- Paperback: 368 pages
- Publisher: Microsoft Press,U.S.; 1 edition (25 October 2018)
- Language: English
- ISBN-10: 1509307958
- ISBN-13: 978-1509307951
- Product Dimensions: 18.8 x 2.5 x 22.6 cm
- Boxed-product Weight: 689 g
- Average Customer Review: 1 customer review
- Amazon Bestsellers Rank: 17,177 in Books (See Top 100 in Books)
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Collect, Combine, and Transform Data Using Power Query in Excel and Power Paperback – 4 Nov 2018
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About the Author
Gil Raviv is a Microsoft MVP and a Power BI blogger at https://DataChant.com. As a Senior Program Manager on the Microsoft Excel Product team, Gil led the design and integration of Power Query as the next-generation Get Data and data-wrangling technology in Excel 2016, and he has been a devoted M practitioner ever since.
With 20 years of software development experience, and four U.S. patents in the fi elds of social networks, cyber security, and analytics, Gil has held a variety of innovative roles in cyber security and data analytics, and he has delivered a wide range of software products, from advanced threat detection enterprise systems to protection of kids on Facebook.
In his blog, DataChant.com, Gil has been chanting about Power BI and Power Query since he moved to his new home in the Chicago area in early 2016. As a Group Manager in Avanade’s Analytics Practice, Gil is helping Fortune 500 clients create modern self-service analytics capability and solutions by leveraging Power BI and Azure.
You can contact Gil at firstname.lastname@example.org.
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Most helpful customer reviews on Amazon.com
On New Years evening I tried to open it again but got dirty looks from my sweetie. But honey, I explained, this is the champagne that turns my ugly work days into gold. She squeezed my hand (the one with the mouse in it), looked deep into my eyes and told me it's time to Collect, Combine, and Transform.
This is a complete guide to Power Query. Gil orders the book along key goals. For example, basic data prep, preserving context, and collaboration. This order not only streamlines learning, but it also teaches key concepts. The book begins with the user interface. From there, it leads into editing formulas. It also deftly supports best practices for data models. Only after this base does it introduce M code. And from there, it delves into pitfalls, text analysis, and social media.
However, this book is not only for the novice. It’s filled with all kinds of gold for the adept. In the first half of the book, I learned at least five cool things. And even if you know plenty, it is always great to get a high level view and fill in the gaps. For me, it is one of the essential books for Microsoft self-help data tools.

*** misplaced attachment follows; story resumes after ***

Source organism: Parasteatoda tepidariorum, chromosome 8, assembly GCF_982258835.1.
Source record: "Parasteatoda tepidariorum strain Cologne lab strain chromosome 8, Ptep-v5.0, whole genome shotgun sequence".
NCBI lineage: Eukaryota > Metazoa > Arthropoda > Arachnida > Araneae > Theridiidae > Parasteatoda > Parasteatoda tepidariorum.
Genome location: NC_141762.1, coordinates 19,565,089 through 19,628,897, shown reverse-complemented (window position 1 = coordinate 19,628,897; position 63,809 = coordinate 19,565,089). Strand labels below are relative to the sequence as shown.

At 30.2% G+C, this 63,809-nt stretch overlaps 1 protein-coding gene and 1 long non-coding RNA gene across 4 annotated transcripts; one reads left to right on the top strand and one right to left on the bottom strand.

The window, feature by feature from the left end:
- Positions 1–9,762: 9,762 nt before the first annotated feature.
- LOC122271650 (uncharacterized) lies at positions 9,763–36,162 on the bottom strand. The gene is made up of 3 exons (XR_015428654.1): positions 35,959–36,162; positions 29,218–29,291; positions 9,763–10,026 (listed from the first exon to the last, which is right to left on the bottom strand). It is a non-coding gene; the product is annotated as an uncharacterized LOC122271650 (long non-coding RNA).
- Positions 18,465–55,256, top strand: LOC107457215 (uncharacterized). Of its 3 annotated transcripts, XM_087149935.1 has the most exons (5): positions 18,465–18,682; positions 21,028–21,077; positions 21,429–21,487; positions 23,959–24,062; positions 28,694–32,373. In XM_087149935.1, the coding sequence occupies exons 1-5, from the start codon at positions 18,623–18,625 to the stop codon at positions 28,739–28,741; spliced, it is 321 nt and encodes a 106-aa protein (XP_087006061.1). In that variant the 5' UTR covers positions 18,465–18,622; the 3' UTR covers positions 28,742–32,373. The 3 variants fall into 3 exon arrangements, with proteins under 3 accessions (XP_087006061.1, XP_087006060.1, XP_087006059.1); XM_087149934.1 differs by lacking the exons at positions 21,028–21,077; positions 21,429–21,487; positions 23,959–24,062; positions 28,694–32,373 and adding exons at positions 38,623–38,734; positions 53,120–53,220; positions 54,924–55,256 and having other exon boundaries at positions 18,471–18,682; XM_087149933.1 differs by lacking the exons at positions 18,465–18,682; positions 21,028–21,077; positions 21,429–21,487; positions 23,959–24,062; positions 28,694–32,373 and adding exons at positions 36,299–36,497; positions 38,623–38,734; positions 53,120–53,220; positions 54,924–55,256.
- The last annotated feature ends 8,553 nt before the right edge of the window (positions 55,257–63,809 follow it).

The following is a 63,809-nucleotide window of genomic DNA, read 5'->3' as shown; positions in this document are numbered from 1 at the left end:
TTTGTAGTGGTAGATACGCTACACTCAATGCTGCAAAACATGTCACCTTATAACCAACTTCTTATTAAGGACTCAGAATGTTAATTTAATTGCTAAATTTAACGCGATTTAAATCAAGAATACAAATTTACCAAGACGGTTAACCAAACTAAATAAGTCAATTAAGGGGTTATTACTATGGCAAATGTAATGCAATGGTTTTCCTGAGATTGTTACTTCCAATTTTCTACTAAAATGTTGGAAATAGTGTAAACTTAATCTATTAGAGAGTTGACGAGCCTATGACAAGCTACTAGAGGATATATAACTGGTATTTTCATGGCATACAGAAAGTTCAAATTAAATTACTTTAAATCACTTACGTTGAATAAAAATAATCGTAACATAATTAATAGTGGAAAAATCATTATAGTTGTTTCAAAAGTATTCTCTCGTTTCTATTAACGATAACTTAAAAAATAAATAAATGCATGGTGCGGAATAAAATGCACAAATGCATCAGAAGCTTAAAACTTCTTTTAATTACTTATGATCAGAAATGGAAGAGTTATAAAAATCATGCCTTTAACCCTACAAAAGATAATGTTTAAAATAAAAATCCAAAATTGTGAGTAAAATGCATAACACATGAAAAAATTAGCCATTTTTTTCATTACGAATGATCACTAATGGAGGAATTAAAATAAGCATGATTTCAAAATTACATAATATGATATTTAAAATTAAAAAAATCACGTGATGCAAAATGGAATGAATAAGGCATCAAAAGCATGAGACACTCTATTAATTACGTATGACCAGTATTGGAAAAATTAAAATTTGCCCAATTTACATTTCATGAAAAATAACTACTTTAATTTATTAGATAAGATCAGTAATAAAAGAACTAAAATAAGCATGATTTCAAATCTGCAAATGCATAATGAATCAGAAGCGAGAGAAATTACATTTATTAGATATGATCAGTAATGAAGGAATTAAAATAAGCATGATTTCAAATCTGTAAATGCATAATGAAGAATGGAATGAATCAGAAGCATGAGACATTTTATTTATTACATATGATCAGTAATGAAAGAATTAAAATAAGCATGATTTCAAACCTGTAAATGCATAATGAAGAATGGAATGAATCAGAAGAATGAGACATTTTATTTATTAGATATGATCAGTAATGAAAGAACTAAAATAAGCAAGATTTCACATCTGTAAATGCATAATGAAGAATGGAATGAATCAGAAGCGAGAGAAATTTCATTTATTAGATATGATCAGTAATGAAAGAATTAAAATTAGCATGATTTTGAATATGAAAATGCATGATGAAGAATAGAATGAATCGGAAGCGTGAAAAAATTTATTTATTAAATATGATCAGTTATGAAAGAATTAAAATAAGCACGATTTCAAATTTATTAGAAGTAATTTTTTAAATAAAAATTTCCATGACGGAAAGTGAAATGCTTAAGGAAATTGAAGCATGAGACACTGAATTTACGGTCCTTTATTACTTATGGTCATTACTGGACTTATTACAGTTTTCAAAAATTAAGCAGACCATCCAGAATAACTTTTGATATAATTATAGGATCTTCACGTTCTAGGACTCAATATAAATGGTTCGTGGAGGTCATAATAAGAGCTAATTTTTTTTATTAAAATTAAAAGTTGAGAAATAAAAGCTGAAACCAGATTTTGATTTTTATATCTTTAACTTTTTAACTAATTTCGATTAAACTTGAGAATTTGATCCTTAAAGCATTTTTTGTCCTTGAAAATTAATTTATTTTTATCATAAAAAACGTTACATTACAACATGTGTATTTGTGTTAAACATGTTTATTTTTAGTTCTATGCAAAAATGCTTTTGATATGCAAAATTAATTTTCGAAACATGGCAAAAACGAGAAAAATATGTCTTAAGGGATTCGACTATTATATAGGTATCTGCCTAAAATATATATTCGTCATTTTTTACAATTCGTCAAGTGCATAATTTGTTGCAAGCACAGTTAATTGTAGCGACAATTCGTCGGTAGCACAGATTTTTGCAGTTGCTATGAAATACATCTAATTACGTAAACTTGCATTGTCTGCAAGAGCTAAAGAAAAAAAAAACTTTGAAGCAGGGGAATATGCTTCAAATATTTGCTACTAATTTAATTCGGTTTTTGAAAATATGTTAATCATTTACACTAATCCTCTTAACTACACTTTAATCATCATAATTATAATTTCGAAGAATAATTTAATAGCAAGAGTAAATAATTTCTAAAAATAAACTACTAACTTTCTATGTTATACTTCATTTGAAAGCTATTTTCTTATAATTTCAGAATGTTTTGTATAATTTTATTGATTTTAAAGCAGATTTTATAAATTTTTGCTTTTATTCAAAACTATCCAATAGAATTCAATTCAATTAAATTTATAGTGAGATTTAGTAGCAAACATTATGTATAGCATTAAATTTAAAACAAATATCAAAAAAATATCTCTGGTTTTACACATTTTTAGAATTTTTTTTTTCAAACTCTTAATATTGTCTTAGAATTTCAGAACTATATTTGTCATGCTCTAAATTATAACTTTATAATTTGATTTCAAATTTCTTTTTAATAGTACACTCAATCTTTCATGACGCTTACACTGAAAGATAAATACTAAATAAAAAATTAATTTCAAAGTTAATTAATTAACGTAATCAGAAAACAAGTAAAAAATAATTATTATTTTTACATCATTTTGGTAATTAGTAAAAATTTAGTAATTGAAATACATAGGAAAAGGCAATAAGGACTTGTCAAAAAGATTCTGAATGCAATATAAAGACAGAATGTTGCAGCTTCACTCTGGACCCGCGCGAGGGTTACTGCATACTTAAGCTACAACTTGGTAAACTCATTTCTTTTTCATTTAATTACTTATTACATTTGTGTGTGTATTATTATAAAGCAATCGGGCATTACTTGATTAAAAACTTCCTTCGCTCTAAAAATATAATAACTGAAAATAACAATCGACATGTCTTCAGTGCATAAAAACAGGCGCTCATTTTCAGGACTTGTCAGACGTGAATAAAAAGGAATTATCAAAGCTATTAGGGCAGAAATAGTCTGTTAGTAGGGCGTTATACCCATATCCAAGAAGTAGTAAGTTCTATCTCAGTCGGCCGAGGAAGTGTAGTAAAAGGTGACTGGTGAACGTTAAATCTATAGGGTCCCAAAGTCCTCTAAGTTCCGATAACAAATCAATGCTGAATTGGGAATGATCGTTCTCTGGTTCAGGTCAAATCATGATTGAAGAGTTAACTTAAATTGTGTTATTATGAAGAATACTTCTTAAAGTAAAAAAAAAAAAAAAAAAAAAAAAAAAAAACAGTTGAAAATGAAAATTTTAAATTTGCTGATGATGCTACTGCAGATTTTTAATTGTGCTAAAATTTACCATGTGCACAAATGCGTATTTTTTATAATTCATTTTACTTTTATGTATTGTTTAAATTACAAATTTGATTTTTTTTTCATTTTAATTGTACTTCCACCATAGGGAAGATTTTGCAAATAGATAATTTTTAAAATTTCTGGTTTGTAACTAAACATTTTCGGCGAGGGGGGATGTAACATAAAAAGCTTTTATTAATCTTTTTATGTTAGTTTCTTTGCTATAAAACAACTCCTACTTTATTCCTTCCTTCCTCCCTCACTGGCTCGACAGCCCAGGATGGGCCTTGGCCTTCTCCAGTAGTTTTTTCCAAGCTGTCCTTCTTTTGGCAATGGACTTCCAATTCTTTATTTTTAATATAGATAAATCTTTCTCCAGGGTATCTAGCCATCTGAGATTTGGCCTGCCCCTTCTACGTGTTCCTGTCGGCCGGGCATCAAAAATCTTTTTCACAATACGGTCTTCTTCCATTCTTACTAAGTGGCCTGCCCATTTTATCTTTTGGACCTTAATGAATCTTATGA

What this book is not. It's not an intro to Excel or Power BI. This book will not teach you DAX or data modeling. For that, I recommend Power Pivot and Power BI: The Excel User's Guide to DAX, Power Query, Power BI & Power Pivot in Excel. In addition, there are a number of techniques that I use which are not covered in the book. For that, I read blogs. At some point, Gil or someone may write a definitive guide to Power Query.
So, I’m looking forward to improving my grasp of the basics. And I’m also eager to learn even more. I’m glad to have this book on my desk even if my colleagues want to borrow it now and then.
I pledge to always use the power of Power Query for good, not evil. And this book will help you unleash that formidable power!
When first encountering the Power Query it seems close to excel (more like excel adjacent) but for someone who is more or less an excel expert, the differences become quickly apparent. Differences that at first can be intimidating. But the way Gil start slow and ramps up to more advanced topic makes it is no longer intimidating. Power Query goes from intimidating to “guess this is ok” to “oh, I see how this can work” to “this is awesome!” to “I wonder if I could do xyz?”. The files that come with the book will always be there for your reference too. I think most would be best served to do active learning with this book. Reading it in bed or wherever is fine, but I’d go back and go step by step and actually do it. It’s like learning to swim. You can read every book on the topic, but till you are in the water you will not actually learn.
Also, if you are venturing into the world of DAX, using Power Query to transform your data makes the DAX so much easier to write. And with these streamlined DAX formulas, they are faster, prone to less errors, and much easier to troubleshoot when errors to appear.
With that being said, Power Query (and the M language) does have its challenges. But these challenges are what makes it fun. Much like a lot of things in life you get out of it what you put in. I have no doubt that just the first few chapters will transform (no pun intended...) your day to day tasks. I also have no doubt that once you get done with those first few chapters, you won’t want to stop.
In addition, Gil Raviv the author, emails Bonus exercises to expand your skill. He responds to questions pretty quick.
The book Q&A site has related answers you can quickly find when you have questions.
His blog has some interesting Power Query and Power BI topics.